Browse Items (28 total)

  • Tags: bees

2018PRrelief254.jpg
Some herbs, greens and flowers are allowed to go to flower and seed to help attract and feed the pollinators as well as for seed saving for future plantings. Cilantro flowers are great at attracting pollinators, especially honeybees and native bees.

2014apiculture24.JPG
Fred Yarnell, beekeeper, looking at an old bee frame on a visit from Raíces Apiculture Initiative participants.

2014apiculture23.jpg
On a visit to a local beekeeper, John Yarnell. Here is Sue and John looking at an old bee box frame

2014apiculture22.JPG
Bees moved over to their new home for Raíces Apiculture Initiative participant and supporter Susan Winkler.

2014apiculture21.JPG
Frames from a nucleus hive ready to be smoked before moving them into a new bee box. Bee larvae can be seen in the center of the photograph.

2014apiculture20.JPG
As part of the Raíces Apiculture Initiative, Raíces Co-Directors helped our friend and supporter Susan Winkler obtain and set up her first bee hive. Here, Francisco and Sue are moving nuc bee frames into new bee box.

2014apiculture19.JPG
Susan Winkler, one of the first community members to contact Raíces regarding our Apiculture Initiative and to find out where to get her first bee colony and beekeeping equipment, preparing a new bee box for her bees.

2014apiculture17.JPG
Nucleus Hive: This is a starter Nuc that is already populated with a queen and bees. The population is later transitioned or split into a bee box/s.

2014apiculture16.JPG
S & F Honey Farm tour participant Jennifer holds up a jar filled with dead mites that attack the bees in a hive.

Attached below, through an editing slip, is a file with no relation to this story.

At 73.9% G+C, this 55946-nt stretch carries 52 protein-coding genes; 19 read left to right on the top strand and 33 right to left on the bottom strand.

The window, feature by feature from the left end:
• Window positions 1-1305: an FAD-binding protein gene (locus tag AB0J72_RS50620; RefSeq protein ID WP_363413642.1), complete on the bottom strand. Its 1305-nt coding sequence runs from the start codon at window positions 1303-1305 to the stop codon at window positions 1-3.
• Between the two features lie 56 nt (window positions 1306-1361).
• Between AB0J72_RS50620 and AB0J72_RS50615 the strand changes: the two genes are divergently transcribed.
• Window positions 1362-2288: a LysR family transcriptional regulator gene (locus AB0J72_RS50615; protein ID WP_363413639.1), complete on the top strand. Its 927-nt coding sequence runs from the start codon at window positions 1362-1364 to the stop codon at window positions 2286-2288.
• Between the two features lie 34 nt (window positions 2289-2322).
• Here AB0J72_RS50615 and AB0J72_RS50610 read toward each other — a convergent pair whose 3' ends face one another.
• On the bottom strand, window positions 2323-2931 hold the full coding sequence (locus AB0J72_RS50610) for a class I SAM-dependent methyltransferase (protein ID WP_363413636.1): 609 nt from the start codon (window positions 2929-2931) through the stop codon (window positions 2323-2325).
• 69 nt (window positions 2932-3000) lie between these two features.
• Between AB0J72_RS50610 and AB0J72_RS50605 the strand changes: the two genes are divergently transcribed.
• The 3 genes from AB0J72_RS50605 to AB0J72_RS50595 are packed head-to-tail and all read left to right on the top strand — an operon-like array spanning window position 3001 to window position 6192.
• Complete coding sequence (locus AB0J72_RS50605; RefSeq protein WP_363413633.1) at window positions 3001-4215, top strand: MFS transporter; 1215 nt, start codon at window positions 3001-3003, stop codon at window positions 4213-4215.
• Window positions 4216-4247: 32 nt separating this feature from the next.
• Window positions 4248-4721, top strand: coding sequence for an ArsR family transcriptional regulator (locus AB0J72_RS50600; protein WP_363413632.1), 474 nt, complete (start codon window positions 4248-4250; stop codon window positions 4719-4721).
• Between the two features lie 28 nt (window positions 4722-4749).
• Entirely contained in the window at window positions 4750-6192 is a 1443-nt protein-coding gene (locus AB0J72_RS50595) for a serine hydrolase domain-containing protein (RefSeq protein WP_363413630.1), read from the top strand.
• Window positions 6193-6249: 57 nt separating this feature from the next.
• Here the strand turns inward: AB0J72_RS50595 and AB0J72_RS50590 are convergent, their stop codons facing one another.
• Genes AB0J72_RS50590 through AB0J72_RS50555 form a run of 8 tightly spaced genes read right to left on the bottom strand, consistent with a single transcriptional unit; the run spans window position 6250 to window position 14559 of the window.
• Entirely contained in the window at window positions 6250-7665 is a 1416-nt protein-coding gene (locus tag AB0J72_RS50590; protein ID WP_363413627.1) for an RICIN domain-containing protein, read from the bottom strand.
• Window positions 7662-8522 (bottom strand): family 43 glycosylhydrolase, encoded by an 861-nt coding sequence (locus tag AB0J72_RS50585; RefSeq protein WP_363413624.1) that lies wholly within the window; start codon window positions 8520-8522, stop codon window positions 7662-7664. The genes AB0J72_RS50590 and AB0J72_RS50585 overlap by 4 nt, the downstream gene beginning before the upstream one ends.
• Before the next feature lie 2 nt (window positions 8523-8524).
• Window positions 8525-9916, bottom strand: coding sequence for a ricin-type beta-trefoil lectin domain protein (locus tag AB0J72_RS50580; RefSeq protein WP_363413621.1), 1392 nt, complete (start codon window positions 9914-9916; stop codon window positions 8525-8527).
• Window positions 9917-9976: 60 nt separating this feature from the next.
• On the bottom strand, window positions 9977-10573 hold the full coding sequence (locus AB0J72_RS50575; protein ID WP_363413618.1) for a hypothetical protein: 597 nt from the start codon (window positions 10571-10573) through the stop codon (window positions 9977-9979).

2014apiculture15.JPG
Presentation and tour participant Angela Lugo tasting some honey from a bee frame at S & F Honey Farm.

2014apiculture14.JPG
During the Apiculture presentation by Stan Wasitowski at S & F Honey Farms, participants were able to taste the honey produced at the farm directly out of the beehive frames.

Here, Stan holds a bee frame packed with honey and Angela samples it.

2014apiculture12.JPG
Enrique holds up a piece of honey comb for all of us to see on the Raíces Apiculture Initiative trip to S & F Honey Farm.

2014apiculture10.JPG
Stan explains the inner workings of a bee box to participants in his Apiculture presentation and honey farm tour.

2014apiculture09.JPG
This is one of Stan’s bee boxes, he explains the entrance reducer he devised for his bees.

2014apiculture30.jpg
Raíces’ bees hanging out on the front rest board of their hive. These are Italian Apis Mellifera bees.

2014apiculture27.JPG
Styrofoam beehive bee box at beekeeper Fred Yarnell’s home. This particular box is in the Langstroth model, but the only wood components are the frames inside.

2014apiculture07.JPG
S & F Honey Farm Apiculture presentation participant Enrique looks on as Stan pulls out a queen frame from a bee box that’s designed for the cultivation of queen bees.

2014apiculture06.JPG
Stan inspects a frame, he explains the difference between capped brood, untouched foundation and honey comb

2014apiculture05.JPG
Stan inspects a frame, he explains the difference between capped brood, untouched foundation and honey comb.

2014apiculture04.JPG
Stan holds up a bee frame from one of his hives and talks about the bee activity on the foundation of the frame.
Output Formats

atom, dcmes-xml, json, omeka-json, omeka-xml, rss2